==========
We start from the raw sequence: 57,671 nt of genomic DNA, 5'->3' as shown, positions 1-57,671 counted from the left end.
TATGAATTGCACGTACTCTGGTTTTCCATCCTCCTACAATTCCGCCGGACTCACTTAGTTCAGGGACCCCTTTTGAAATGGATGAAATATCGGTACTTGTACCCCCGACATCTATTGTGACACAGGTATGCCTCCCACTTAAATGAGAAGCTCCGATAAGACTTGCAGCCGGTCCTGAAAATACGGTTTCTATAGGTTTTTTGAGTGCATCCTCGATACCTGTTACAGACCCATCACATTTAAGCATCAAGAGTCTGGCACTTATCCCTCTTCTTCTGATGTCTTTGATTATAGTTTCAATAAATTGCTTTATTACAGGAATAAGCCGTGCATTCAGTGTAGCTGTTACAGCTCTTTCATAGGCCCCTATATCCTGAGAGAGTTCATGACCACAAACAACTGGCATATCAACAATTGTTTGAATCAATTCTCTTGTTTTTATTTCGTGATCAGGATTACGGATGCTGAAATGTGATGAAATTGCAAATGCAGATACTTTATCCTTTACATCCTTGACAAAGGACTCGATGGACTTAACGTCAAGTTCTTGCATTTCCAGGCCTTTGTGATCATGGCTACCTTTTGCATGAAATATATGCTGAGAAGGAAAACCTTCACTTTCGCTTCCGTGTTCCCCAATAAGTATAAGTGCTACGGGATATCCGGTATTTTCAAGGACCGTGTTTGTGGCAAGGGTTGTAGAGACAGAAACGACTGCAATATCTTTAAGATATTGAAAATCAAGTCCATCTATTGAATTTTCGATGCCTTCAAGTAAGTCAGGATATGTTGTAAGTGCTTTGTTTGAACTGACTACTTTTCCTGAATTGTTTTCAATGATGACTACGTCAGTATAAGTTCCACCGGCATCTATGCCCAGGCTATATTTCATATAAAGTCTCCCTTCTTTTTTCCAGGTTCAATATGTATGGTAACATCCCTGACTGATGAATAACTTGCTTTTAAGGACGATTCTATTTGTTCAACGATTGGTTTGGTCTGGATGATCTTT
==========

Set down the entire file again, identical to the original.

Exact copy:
We start from the raw sequence: 57,671 nt of genomic DNA, 5'->3' as shown, positions 1-57,671 counted from the left end.
TATGAATTGCACGTACTCTGGTTTTCCATCCTCCTACAATTCCGCCGGACTCACTTAGTTCAGGGACCCCTTTTGAAATGGATGAAATATCGGTACTTGTACCCCCGACATCTATTGTGACACAGGTATGCCTCCCACTTAAATGAGAAGCTCCGATAAGACTTGCAGCCGGTCCTGAAAATACGGTTTCTATAGGTTTTTTGAGTGCATCCTCGATACCTGTTACAGACCCATCACATTTAAGCATCAAGAGTCTGGCACTTATCCCTCTTCTTCTGATGTCTTTGATTATAGTTTCAATAAATTGCTTTATTACAGGAATAAGCCGTGCATTCAGTGTAGCTGTTACAGCTCTTTCATAGGCCCCTATATCCTGAGAGAGTTCATGACCACAAACAACTGGCATATCAACAATTGTTTGAATCAATTCTCTTGTTTTTATTTCGTGATCAGGATTACGGATGCTGAAATGTGATGAAATTGCAAATGCAGATACTTTATCCTTTACATCCTTGACAAAGGACTCGATGGACTTAACGTCAAGTTCTTGCATTTCCAGGCCTTTGTGATCATGGCTACCTTTTGCATGAAATATATGCTGAGAAGGAAAACCTTCACTTTCGCTTCCGTGTTCCCCAATAAGTATAAGTGCTACGGGATATCCGGTATTTTCAAGGACCGTGTTTGTGGCAAGGGTTGTAGAGACAGAAACGACTGCAATATCTTTAAGATATTGAAAATCAAGTCCATCTATTGAATTTTCGATGCCTTCAAGTAAGTCAGGATATGTTGTAAGTGCTTTGTTTGAACTGACTACTTTTCCTGAATTGTTTTCAATGATGACTACGTCAGTATAAGTTCCACCGGCATCTATGCCCAGGCTATATTTCATATAAAGTCTCCCTTCTTTTTTCCAGGTTCAATATGTATGGTAACATCCCTGACTGATGAATAACTTGCTTTTAAGGACGATTCTATTTGTTCAACGATTGGTTTGGTCTGGATGATCTTT